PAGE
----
‘No,” I said.  ‘Men, you know your duty; the proclaimed meeting is now over,’ and I got off the car.

There was disappointment; one man said: ‘You should have gone on.’  I heard another man say: ‘You couldn’t expect a woman to fight.’  I said: ‘If you had guns I would have gone on; the rifles were pointed at you, not me. I couldn’t see unarmed men shot down.’

Again a wave of depression overwhelmed me. . . . Perhaps I had been wrong in not letting the Woodford evicted tenants fight and be shot down.  Dead men might have aroused the country as living men could not and at least made the evicted tenants a live issue.  I had not dared take responsibility; I had refused leadership and the situation was not of my own making” (301).

The practical triumphs over the ideal here, as I (for one) would wish it to.  But then she is led to wonder if bloodshed would have been impractical.  A massacre might, in fact, have advanced the cause, making it (ironically) a “live” issue.  She wonders if she, at the moment of crisis, has proved weak, has allowed inappropriate scruples to stop her hand.

Which brings us back to the earlier passage—to Gonne’s analysis of Parnell, an analysis that actually seems to put some flesh on the bones of Taylor’s idea that violence connects us to the “numinous.”  Gonne argues that Parnell’s charisma in only intact so long as he remains tied to the ”physical force” revolutionaries. And that is because the “physical force” advocates are in touch with, bring forward into some kind of mysterious presence, “the spiritual forces of Ireland.”  Violence is the way those spiritual forces speak to us, through particular men who are its priests, its mouthpieces.  Here, eloquently stated, is Taylor’s conviction that violence provides a pathway to the numinous.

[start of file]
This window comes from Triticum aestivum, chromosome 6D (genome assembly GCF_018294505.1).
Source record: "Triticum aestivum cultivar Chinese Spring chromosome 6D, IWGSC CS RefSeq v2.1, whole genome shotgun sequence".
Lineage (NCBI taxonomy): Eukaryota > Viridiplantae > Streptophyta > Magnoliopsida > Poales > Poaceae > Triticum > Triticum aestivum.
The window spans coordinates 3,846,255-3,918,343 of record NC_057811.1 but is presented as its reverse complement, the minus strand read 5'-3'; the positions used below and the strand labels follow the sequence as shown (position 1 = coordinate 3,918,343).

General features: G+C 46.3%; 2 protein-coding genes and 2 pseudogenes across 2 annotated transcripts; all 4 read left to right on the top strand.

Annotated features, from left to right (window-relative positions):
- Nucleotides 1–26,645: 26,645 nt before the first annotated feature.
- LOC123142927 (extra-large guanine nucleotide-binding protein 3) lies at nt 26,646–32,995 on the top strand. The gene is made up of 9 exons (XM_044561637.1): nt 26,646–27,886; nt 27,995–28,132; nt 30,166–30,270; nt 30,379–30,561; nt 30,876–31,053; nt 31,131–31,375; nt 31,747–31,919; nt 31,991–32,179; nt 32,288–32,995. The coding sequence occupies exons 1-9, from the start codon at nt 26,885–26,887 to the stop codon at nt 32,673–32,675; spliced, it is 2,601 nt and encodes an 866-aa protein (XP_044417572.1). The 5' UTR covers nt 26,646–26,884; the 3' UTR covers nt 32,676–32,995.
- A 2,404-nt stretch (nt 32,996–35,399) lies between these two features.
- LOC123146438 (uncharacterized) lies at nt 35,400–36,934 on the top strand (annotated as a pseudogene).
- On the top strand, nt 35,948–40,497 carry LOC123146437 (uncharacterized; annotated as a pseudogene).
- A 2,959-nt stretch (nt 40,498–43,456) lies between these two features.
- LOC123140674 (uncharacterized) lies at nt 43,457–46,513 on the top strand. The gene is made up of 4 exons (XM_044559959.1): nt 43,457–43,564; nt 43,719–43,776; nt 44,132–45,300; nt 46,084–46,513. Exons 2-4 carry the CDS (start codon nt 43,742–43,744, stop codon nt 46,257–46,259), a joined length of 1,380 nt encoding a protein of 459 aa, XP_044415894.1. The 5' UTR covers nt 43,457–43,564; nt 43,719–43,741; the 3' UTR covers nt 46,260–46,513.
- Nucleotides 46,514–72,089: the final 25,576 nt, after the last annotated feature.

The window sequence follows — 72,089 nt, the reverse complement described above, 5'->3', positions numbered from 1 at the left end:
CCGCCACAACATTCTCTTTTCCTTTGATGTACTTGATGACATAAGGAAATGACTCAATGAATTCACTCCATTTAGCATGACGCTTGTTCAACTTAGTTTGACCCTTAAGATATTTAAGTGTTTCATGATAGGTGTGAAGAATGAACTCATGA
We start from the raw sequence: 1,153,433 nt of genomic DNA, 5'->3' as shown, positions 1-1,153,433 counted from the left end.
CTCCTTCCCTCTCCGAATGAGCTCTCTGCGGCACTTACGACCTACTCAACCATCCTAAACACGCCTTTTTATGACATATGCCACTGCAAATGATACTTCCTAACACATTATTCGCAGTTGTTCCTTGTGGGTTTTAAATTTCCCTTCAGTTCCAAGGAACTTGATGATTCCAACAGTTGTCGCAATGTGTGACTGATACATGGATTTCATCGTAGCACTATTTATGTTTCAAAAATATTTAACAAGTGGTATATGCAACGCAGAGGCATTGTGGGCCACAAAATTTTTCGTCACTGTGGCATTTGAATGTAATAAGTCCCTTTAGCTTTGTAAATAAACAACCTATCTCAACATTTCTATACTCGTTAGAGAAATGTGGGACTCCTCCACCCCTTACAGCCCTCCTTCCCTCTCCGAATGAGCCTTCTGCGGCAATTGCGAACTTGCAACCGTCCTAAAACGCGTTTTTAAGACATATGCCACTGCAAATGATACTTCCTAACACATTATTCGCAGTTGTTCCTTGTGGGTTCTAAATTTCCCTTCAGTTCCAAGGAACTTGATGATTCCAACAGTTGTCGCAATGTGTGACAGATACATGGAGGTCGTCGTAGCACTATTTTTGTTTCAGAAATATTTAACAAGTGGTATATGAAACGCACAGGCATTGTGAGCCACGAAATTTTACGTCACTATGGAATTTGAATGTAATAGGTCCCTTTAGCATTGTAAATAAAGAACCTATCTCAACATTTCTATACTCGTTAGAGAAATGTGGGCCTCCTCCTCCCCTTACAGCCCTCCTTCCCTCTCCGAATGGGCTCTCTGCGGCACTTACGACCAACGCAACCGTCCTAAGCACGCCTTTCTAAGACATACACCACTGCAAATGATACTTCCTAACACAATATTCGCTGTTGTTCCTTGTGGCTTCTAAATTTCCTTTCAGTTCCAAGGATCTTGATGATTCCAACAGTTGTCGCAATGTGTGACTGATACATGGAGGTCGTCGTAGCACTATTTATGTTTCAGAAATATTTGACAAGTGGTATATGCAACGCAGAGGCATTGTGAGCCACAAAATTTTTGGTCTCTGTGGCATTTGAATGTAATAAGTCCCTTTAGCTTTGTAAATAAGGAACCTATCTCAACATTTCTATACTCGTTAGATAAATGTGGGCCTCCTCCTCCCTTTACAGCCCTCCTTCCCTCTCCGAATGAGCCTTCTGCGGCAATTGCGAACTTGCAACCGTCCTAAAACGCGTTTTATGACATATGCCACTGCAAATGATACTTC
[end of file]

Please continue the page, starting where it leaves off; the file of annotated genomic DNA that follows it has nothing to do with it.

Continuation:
Of course, to a pragmatist skeptic like myself, the numinous here is better described as “nationalism”—and the cult of the nation seems to result in much more evil than good.  Taylor knows that, which is why he keeps stumbling on the vexed question of just what is the content of the numinous, just as he cannot specify an actual violent rite that we, with our modern sensibilities, could actually endorse.

Historical distance offers one out here.  Do I wish that the 1916 rebellion never took place?  One hundred years later don’t the rebels seem admirable heroes—even though I have no doubt that in 1916 I would have thought them vainglorious fools.  And didn’t their sacrifice actually achieve, in the long run, their ends?  Yes and no.  Plausible to say that there would have been no Irish Republic without the Easter rising.  Equally plausible to say that the ongoing violence of Irish politics throughout the 20th century was also a product of that rising.  No violence, it seems, without answering acts of violence, producing those cycles of violence that are all too familiar, and rarely conclusive, rarely actually creating a desired state of affairs.  There is always some rub, some imperfection, that justifies more violence—even if it is just the violence of revenge.